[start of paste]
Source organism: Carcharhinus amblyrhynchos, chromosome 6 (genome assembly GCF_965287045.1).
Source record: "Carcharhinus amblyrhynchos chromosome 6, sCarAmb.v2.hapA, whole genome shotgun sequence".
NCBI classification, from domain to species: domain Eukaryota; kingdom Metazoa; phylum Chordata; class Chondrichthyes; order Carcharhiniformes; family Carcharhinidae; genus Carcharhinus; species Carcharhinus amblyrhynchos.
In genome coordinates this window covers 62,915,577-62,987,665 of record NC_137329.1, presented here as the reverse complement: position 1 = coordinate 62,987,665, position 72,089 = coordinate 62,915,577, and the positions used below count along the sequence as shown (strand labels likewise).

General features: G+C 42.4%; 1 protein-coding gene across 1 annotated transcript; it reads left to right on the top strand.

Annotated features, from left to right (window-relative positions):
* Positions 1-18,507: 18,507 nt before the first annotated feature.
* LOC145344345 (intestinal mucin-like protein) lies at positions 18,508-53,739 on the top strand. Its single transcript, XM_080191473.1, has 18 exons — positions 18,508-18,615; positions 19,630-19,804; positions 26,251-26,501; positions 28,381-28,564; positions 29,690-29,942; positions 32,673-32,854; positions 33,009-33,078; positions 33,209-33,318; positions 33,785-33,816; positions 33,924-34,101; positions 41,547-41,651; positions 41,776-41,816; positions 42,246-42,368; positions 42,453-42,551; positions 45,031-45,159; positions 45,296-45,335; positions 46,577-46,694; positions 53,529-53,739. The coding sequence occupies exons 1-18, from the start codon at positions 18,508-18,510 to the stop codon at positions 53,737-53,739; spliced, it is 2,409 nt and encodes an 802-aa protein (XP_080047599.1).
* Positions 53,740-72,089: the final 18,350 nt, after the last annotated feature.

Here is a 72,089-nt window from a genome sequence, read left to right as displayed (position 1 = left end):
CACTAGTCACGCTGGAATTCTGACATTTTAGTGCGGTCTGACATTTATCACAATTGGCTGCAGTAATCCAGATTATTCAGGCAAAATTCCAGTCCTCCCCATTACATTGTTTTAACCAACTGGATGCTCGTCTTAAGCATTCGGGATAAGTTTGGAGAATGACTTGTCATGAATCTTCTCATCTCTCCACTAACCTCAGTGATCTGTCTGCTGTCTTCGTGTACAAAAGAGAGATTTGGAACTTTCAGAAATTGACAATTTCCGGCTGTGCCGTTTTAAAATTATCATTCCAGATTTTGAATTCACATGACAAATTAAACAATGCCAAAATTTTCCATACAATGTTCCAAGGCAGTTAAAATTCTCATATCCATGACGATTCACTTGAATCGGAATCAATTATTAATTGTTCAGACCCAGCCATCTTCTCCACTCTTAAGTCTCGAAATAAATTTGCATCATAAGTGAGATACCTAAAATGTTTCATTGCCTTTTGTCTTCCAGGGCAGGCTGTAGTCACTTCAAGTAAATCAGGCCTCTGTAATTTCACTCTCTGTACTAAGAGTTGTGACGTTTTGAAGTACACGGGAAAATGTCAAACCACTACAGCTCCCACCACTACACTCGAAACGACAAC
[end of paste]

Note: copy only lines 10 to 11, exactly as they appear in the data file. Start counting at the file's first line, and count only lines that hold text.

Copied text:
Here is a 72,089-nt window from a genome sequence, read left to right as displayed (position 1 = left end):
CACTAGTCACGCTGGAATTCTGACATTTTAGTGCGGTCTGACATTTATCACAATTGGCTGCAGTAATCCAGATTATTCAGGCAAAATTCCAGTCCTCCCCATTACATTGTTTTAACCAACTGGATGCTCGTCTTAAGCATTCGGGATAAGTTTGGAGAATGACTTGTCATGAATCTTCTCATCTCTCCACTAACCTCAGTGATCTGTCTGCTGTCTTCGTGTACAAAAGAGAGATTTGGAACTTTCAGAAATTGACAATTTCCGGCTGTGCCGTTTTAAAATTATCATTCCAGATTTTGAATTCACATGACAAATTAAACAATGCCAAAATTTTCCATACAATGTTCCAAGGCAGTTAAAATTCTCATATCCATGACGATTCACTTGAATCGGAATCAATTATTAATTGTTCAGACCCAGCCATCTTCTCCACTCTTAAGTCTCGAAATAAATTTGCATCATAAGTGAGATACCTAAAATGTTTCATTGCCTTTTGTCTTCCAGGGCAGGCTGTAGTCACTTCAAGTAAATCAGGCCTCTGTAATTTCACTCTCTGTACTAAGAGTTGTGACGTTTTGAAGTACACGGGAAAATGTCAAACCACTACAGCTCCCACCACTACACTCGAAACGACAAC